31. 31.
    Bromm B, Jahnke MT, Treede RD. Responses of human cutaneous afferents to CO2 laser stimuli causing pain. Exp Brain Res. 1984;55:158–66.PubMedCrossRefPubMedCentralGoogle Scholar
  32. 32.
    Bromm B, Lorenz J. Neurophysiological evaluation of pain. Electroencephalogr Clin Neurophysiol. 1998;107:227–53.PubMedCrossRefPubMedCentralGoogle Scholar
  33. 33.
    Chen AC, Niddam DM, Arendt-Nielsen L. Contact heat evoked potentials as a valid means to study nociceptive pathways in human subjects. Neurosci Lett. 2001;316:79–82.PubMedCrossRefPubMedCentralGoogle Scholar
  34. 34.
    Treede RD. Neurophysiological studies of pain pathways in peripheral and central nervous system disorders. J Neurol. 2003;250:1152–61.PubMedCrossRefPubMedCentralGoogle Scholar
  35. 35.
    Valeriani M, Le Pera D, Niddam D, Chen AC, Arendt-Nielsen L. Dipolar modelling of the scalp evoked potentials to painful contact heat stimulation of the human skin. Neurosci Lett. 2002;318:44–8.PubMedCrossRefPubMedCentralGoogle Scholar
  36. 36.
    Casanova-Molla J, Grau-Junyent JM, Morales M, Valls-Solé J. On the relationship between nociceptive evoked potentials and intraepidermal nerve fiber density in painful sensory polyneuropathies. Pain. 2011;152:410–8.PubMedPubMedCentralCrossRefGoogle Scholar
  37. 37.
    Garcia-Larrea L. Objective pain diagnostics: clinical neurophysiology. Neurophysiol Clin. 2012;42:187–97.PubMedCrossRefPubMedCentralGoogle Scholar
  38. 38.
    Passmore SR, Murphy B, Lee TD. The origin and application of somatosensory evoked potentials as a neurophysiological technique to investigate neuroplasticity. J Can Chiropr Assoc. 2014;58:170–83.PubMedPubMedCentralGoogle Scholar
  39. 39.
    Parhizgar SE, Ekhtiari H. A review on experimental assessments of pain threshold in healthy human subjects. Basic Clin Neurosci. 2010;1:62–7.Google Scholar
  40. 40.
    Hansen N, Kahn AK, Zeller D, Katsarava Z, Sommer C, Üçeyler N. Amplitudes of pain-related evoked potentials are useful to detect small fiber involvement in painful mixed fiber neuropathies in addition to quantitative sensory testing – an electrophysiological study. Front Neurol. 2015;6:244.PubMedPubMedCentralCrossRefGoogle Scholar
  41. 41.
    Üçeyler N, Kahn AK, Kramer D, Zeller D, Casanova-Molla J, Wanner C, et al. Impaired small fiber conduction in patients with Fabry disease: a neurophysiological case-control study. BMC Neurol. 2013;13:47.PubMedPubMedCentralCrossRefGoogle Scholar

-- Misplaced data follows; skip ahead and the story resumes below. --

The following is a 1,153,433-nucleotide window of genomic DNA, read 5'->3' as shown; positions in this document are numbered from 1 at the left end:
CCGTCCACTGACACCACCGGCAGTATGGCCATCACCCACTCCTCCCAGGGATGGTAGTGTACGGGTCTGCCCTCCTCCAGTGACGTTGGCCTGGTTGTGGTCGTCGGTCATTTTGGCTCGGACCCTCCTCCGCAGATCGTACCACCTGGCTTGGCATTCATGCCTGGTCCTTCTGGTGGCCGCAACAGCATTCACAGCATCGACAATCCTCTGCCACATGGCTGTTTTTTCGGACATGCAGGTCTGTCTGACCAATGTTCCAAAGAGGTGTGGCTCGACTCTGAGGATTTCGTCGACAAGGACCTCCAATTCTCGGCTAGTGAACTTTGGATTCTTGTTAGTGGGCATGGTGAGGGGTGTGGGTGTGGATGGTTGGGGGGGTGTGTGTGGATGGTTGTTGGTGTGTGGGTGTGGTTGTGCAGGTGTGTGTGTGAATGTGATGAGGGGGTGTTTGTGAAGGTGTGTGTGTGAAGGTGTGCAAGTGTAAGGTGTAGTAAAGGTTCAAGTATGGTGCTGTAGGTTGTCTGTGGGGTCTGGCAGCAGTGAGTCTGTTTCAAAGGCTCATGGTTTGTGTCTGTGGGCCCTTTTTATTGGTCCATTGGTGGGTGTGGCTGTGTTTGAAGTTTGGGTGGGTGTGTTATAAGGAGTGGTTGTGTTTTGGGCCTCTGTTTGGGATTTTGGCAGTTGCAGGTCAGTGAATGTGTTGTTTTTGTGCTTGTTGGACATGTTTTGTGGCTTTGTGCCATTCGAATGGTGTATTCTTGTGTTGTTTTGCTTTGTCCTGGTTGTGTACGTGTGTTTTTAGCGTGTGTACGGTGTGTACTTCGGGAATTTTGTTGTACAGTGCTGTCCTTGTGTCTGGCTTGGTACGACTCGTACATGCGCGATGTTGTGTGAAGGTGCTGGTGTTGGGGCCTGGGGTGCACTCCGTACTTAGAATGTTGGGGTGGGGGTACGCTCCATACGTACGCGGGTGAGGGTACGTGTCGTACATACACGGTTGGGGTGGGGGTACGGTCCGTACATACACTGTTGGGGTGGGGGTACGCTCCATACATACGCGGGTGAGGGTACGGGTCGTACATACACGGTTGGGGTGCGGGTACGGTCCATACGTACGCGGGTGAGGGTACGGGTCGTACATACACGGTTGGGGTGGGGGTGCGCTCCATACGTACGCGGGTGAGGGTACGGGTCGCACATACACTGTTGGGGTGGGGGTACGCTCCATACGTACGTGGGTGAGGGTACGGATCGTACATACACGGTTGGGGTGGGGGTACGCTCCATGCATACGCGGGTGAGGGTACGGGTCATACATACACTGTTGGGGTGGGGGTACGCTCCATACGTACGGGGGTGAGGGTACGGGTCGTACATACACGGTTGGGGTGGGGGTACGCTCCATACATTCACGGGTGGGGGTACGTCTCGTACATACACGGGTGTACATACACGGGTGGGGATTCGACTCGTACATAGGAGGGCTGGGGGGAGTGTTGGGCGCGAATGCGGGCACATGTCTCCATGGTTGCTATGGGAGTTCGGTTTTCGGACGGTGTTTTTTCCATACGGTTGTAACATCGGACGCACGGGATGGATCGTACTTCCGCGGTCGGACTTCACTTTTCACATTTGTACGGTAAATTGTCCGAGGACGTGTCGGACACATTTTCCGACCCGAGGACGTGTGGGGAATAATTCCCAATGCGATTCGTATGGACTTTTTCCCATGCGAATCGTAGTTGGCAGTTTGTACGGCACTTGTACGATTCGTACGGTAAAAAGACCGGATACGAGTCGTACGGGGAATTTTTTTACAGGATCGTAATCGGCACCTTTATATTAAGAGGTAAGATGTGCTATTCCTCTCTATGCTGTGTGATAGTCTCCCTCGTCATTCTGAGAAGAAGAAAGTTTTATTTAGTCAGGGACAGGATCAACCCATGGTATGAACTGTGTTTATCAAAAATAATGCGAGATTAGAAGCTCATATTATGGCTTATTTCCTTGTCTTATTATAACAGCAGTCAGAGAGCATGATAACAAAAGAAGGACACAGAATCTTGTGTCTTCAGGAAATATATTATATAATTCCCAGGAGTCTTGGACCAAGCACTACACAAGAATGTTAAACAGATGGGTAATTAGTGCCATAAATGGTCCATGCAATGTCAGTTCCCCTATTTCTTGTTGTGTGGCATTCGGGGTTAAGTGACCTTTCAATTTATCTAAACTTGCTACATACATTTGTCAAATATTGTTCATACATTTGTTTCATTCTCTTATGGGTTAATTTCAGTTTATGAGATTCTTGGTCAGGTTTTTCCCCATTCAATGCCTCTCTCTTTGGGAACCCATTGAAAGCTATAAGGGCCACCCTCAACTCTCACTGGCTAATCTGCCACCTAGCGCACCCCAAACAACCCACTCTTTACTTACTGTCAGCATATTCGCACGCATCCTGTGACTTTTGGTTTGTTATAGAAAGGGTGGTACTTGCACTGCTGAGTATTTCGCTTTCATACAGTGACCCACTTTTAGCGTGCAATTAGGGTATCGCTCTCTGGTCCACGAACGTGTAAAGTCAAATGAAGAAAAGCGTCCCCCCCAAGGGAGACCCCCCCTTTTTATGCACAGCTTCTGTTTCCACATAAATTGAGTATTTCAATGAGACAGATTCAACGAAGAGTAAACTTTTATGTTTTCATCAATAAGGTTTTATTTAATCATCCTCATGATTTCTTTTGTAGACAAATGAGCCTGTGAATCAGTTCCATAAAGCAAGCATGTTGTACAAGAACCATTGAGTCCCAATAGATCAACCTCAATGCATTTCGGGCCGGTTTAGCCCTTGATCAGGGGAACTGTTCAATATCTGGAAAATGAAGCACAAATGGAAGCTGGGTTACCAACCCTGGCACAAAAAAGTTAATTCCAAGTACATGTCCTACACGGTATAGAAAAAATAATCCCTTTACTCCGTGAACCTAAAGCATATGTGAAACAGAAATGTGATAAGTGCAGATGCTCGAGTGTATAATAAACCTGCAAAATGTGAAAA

42. 42.
    Hansen N, Obermann M, Üçeyler N, Zeller D, Mueller D, Yoon MS, et al. [Clinical application of pain-related evoked potentials]. Schmerz. 2012;26:8–15.Google Scholar
  43. 43.
    Obermann M, Katsarava Z, Esser S, Sommer C, He L, Selter L, et al. Correlation of epidermal nerve fiber density with pain-related evoked potentials in HIV neuropathy. Pain. 2008;138:79–86.PubMedCrossRefPubMedCentralGoogle Scholar
  44. 44.
    Chatrian GE, Canfield RC, Knauss TA, Eegt EL. Cerebral responses to electrical tooth pulp stimulation in man. An objective correlate of acute experimental pain. Neurology. 1975;25:745–57.PubMedCrossRefPubMedCentralGoogle Scholar
  45. 45.
    Bromm B, Meier W. The intracutaneous stimulus: a new pain model for algesimetric studies. Methods Find Exp Clin Pharmacol. 1984;6:405–10.PubMedPubMedCentralGoogle Scholar
  46. 46.
    Chen AC, Chapman CR, Harkins SW. Brain evoked potentials are functional correlates of induced pain in man. Pain. 1979;6:365–74.PubMedCrossRefPubMedCentralGoogle Scholar
  47. 47.
    Fernandes de Lima VM, Chatrian GE, Lettich E, Canfield RC, Miller RC, Soso MJ. Electrical stimulation of tooth pulp in humans. I. Relationships among physical stimulus intensities, psychological magnitude estimates and cerebral evoked potentials. Pain. 1982;14:207–32.PubMedCrossRefPubMedCentralGoogle Scholar
  48. 48.
    Harkins SW, Chapman CR. Cerebral evoked potentials to noxious dental stimulation: relationship to subjective pain report. Psychophysiology. 1978;15:248–52.PubMedCrossRefPubMedCentralGoogle Scholar
  49. 49.
    Klement W, Medert HA, Arndt JO. Nalbuphine does not act analgetically in electrical painful tooth pulp stimulation in man. Pain. 1992;48:269–74.PubMedCrossRefPubMedCentralGoogle Scholar
  50. 50.
    Chen AC, Chapman CR. Aspirin analgesia evaluated by event-related potentials in man: possible central action in brain. Exp Brain Res. 1980;39:359–64.PubMedCrossRefPubMedCentralGoogle Scholar
  51. 51.
    Gehrig JD, Colpitts YH, Chapman CR. Effects of local anesthetic infiltration on brain potentials evoked by painful dental stimulation. Anesth Analg. 1981;60:779–82.PubMedCrossRefPubMedCentralGoogle Scholar
  52. 52.
    Rohdewald P, Granitzki HW, Neddermann E. Comparison of the analgesic efficacy of metamizole and tramadol in experimental pain. Pharmacology. 1988;37:209–17.PubMedCrossRefPubMedCentralGoogle Scholar